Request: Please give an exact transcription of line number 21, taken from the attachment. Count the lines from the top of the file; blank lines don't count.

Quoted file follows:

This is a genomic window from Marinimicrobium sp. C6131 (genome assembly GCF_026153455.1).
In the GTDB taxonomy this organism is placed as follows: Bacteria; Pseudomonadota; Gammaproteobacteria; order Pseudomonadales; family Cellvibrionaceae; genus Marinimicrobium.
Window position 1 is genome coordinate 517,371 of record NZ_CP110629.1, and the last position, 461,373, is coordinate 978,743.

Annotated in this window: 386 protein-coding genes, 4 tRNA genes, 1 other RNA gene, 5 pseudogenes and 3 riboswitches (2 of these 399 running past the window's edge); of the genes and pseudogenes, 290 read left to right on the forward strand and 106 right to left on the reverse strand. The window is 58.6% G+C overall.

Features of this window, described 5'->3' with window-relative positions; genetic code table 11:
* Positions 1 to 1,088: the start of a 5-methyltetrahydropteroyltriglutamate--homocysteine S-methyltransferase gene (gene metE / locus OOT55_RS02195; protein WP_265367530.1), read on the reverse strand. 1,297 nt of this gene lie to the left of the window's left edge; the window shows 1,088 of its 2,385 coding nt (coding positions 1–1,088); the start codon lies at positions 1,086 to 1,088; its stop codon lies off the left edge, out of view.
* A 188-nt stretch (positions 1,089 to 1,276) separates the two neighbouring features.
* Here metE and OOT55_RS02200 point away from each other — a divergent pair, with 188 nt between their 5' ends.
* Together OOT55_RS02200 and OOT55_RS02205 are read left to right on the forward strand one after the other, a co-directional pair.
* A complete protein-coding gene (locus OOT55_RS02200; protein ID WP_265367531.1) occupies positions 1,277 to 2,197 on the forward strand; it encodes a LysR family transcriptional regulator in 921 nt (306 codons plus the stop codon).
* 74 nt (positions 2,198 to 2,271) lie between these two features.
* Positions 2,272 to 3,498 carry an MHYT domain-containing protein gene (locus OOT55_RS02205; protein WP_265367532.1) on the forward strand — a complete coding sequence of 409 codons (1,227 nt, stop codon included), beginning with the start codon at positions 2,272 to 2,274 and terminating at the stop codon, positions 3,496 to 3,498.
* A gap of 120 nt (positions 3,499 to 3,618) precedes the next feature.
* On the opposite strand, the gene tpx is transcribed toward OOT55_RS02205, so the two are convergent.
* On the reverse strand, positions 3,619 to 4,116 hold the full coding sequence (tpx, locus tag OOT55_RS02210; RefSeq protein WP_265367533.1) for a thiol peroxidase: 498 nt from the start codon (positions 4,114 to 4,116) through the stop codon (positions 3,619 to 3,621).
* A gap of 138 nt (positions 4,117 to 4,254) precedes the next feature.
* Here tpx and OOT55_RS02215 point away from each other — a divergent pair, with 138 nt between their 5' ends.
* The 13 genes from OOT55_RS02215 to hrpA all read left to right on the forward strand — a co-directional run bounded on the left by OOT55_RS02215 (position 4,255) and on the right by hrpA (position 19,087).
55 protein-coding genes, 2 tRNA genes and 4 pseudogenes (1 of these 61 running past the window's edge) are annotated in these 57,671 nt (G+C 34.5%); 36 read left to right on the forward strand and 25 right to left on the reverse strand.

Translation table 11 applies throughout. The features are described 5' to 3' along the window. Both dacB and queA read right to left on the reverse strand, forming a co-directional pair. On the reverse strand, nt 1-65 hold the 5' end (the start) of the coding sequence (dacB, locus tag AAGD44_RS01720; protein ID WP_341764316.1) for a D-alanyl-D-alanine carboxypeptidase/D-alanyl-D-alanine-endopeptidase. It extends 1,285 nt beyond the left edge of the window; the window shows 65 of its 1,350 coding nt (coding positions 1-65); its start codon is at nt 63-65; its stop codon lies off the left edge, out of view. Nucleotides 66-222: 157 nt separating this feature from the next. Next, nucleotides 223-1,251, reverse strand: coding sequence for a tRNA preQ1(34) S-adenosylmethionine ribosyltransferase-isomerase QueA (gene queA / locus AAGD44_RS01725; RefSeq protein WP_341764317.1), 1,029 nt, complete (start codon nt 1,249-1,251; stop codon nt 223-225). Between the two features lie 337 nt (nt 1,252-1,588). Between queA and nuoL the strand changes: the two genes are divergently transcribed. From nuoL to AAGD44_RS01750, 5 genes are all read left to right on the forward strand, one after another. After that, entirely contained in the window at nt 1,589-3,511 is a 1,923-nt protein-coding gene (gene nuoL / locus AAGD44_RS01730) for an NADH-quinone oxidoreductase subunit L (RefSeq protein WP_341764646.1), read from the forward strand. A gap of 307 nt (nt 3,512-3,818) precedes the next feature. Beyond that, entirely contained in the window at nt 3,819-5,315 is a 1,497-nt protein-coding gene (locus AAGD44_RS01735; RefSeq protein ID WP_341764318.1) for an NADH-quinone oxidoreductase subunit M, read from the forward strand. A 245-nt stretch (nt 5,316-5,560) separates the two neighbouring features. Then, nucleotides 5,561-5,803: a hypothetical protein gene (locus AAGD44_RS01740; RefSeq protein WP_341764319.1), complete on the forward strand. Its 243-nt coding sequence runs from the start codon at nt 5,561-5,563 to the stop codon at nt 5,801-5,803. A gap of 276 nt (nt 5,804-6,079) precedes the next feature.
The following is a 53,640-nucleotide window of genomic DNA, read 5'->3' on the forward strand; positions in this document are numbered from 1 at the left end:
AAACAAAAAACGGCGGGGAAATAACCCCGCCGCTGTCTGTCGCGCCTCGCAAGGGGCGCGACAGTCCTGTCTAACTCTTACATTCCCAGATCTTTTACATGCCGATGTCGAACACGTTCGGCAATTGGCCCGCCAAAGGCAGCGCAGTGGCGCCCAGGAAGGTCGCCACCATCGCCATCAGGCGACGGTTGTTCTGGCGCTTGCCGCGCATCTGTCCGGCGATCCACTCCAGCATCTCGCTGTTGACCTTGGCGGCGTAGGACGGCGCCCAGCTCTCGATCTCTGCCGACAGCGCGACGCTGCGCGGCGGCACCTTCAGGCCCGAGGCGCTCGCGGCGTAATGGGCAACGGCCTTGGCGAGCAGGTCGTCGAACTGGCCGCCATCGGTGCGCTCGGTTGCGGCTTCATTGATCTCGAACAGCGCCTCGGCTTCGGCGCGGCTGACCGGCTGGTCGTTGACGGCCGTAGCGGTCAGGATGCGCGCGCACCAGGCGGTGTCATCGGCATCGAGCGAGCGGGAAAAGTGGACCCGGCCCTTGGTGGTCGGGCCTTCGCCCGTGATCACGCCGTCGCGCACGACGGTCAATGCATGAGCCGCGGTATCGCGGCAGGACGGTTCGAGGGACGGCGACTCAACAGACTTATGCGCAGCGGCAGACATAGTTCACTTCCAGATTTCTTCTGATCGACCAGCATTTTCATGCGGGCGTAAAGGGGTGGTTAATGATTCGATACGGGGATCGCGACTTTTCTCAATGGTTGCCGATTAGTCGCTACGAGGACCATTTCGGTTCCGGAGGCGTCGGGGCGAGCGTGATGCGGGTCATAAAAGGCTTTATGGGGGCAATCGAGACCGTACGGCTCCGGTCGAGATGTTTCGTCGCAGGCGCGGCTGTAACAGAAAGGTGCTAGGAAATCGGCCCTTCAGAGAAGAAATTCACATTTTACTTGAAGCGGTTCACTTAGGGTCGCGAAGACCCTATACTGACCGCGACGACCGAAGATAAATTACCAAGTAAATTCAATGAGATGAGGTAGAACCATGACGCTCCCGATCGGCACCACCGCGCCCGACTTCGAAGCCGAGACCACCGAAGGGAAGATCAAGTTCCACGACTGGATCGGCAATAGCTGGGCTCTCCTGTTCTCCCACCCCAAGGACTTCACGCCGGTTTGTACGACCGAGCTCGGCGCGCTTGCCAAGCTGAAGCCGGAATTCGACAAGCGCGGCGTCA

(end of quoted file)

The following is a 53,640-nucleotide window of genomic DNA, read 5'->3' on the forward strand; positions in this document are numbered from 1 at the left end: